Sooner or later, an entrepreneur has to know his limits and acknowledge that some tasks can and should be done by others to allow him to focus on the bigger picture. That requires delegation — trusting others, whether subordinates, partners or independent contractors, to complete an assignment as directed.
As obvious as that sounds, an entrepreneur can have a hard time trusting others with his “baby,” ultimately defeating many business objectives and stunting the company’s natural growth.
Many businesses in New Mexico start small, with the owner doing all the work that’s required to get off the ground. Success only increases the workload, and the owner who doesn’t delegate eventually will find her attention pulled away from mission-critical decisions into fussing with day-to-day minutia — answering phones or emails from clients or vendors, filing, blogging — or running in place trying to accomplish tasks outside her expertise.
For example, keeping track of revenue and costs is essential to knowing how a business is doing, but the owner doesn’t need to do the bookkeeping and tax preparation.
For the business owner, delegation involves letting go of some aspects of her creation and trusting others to do the job competently. It’s not the same as “dumping” a project and forgetting about it. Successful delegation involves communicating expectations and monitoring results, intervening only when necessary for course correction.
What To Delegate
Some jobs should be delegated, but others require direct involvement of the business owner. To decide which duties are appropriate for delegation and which belong on his to-do list, the owner should identify every task that’s involved in operating the business, from sweeping floors to pursuing equity investors. His goal should be to reserve for himself the strategic activities that affect the company’s long-term direction.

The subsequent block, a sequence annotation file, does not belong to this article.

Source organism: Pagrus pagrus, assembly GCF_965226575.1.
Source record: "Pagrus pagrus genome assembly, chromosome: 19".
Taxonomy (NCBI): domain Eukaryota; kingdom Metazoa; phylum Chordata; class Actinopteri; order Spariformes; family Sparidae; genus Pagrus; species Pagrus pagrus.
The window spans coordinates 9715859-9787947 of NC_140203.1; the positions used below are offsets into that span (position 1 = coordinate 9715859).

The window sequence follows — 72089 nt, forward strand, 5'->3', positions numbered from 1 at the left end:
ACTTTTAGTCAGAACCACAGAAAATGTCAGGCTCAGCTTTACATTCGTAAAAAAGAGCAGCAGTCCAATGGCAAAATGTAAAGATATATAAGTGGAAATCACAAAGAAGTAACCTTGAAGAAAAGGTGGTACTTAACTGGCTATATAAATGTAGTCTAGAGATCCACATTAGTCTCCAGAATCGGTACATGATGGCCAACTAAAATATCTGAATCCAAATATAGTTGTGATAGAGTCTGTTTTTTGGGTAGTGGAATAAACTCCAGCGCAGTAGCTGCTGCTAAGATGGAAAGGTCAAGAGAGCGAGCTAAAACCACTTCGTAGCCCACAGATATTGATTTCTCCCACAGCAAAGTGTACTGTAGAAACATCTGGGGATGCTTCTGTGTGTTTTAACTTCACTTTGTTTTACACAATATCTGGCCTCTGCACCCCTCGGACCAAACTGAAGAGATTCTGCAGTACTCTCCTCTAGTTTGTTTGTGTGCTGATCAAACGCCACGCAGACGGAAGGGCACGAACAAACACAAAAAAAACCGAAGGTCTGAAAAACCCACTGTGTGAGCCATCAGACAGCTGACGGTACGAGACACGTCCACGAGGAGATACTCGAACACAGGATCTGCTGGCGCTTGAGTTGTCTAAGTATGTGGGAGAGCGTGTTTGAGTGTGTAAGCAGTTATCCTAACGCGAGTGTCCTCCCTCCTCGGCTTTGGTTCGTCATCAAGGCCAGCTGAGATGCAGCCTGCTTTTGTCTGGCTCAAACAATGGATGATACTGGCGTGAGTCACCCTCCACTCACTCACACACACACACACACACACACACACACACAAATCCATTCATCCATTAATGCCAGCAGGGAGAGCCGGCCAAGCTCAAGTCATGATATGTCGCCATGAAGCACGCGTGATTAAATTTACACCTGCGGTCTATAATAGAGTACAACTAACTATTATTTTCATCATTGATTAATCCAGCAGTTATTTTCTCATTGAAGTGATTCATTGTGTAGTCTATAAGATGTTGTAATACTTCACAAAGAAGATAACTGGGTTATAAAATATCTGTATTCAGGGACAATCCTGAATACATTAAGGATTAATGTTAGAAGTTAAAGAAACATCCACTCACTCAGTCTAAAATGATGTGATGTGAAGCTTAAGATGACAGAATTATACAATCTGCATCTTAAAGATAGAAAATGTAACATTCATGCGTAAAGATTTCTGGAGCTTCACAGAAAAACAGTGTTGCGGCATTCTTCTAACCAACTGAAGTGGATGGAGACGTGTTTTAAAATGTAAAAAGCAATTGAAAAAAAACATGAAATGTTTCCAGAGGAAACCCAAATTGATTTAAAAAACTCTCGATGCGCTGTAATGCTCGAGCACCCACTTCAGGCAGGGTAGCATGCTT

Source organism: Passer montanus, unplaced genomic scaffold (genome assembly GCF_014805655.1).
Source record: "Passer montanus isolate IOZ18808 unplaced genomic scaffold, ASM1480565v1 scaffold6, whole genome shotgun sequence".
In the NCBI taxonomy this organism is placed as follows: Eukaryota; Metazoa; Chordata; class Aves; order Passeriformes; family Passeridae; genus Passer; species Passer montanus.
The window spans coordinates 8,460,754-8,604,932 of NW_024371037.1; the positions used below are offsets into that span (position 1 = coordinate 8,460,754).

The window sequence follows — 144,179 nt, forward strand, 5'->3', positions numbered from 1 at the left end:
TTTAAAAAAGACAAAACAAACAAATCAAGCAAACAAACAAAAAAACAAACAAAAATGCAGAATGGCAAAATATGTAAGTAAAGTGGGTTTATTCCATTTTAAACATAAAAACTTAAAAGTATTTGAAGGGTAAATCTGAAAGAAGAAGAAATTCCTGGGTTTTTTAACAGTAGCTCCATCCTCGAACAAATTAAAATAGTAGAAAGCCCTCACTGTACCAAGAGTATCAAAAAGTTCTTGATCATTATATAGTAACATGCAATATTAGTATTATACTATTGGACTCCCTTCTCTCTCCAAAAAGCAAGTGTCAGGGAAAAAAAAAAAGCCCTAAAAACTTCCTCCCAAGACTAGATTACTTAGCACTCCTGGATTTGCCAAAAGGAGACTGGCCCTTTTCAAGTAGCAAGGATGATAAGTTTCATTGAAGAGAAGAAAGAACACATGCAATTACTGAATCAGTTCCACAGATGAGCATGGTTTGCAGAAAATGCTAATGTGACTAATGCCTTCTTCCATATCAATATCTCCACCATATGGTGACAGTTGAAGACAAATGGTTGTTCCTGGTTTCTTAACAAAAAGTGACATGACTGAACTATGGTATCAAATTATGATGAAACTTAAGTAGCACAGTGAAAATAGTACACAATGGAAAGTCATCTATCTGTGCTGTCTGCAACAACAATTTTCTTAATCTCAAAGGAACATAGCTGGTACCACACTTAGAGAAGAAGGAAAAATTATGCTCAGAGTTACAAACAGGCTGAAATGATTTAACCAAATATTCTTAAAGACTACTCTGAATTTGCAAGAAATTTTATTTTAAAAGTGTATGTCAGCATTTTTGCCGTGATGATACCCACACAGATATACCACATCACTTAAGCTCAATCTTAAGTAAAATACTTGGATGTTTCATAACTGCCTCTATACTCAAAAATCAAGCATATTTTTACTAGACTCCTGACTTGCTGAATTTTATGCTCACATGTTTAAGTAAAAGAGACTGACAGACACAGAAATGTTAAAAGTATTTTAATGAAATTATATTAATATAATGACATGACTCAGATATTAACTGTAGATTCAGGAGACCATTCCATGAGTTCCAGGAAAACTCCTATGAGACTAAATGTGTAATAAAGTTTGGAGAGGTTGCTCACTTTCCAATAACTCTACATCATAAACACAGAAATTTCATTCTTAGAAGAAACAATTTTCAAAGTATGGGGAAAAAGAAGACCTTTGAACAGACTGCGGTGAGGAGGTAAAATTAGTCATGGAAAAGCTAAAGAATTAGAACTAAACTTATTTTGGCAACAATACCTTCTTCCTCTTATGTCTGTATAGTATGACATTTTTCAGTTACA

For example, entering contracts, acquiring competitors and developing a new product are higher-level challenges that demand an owner’s attention, but restocking empty shelves is a routine task that any employee can do with proper training and direction.
Once he’s decided what’s appropriate to delegate, the business owner should identify how each task should be done and communicate clear directions and expectations to those who will complete the task. Some tasks — such as accounting or wiring a home for electricity — require strict procedures for safety or legal reasons, but other tasks allow for creativity and can be accomplished just as effectively using a variety of approaches.
Knowing when the process is critical and when it isn’t separates managers from micromanagers when it comes to delegation. Mistakes will be made and instructions will be misunderstood, but the business owner should see poor outcomes as an opportunity to improve his delegation skills — not as an excuse to fall back on controlling behaviors.
With time and practice, the business owner will become more comfortable with the art of delegation, and his team will respond positively and productively to the higher level of trust.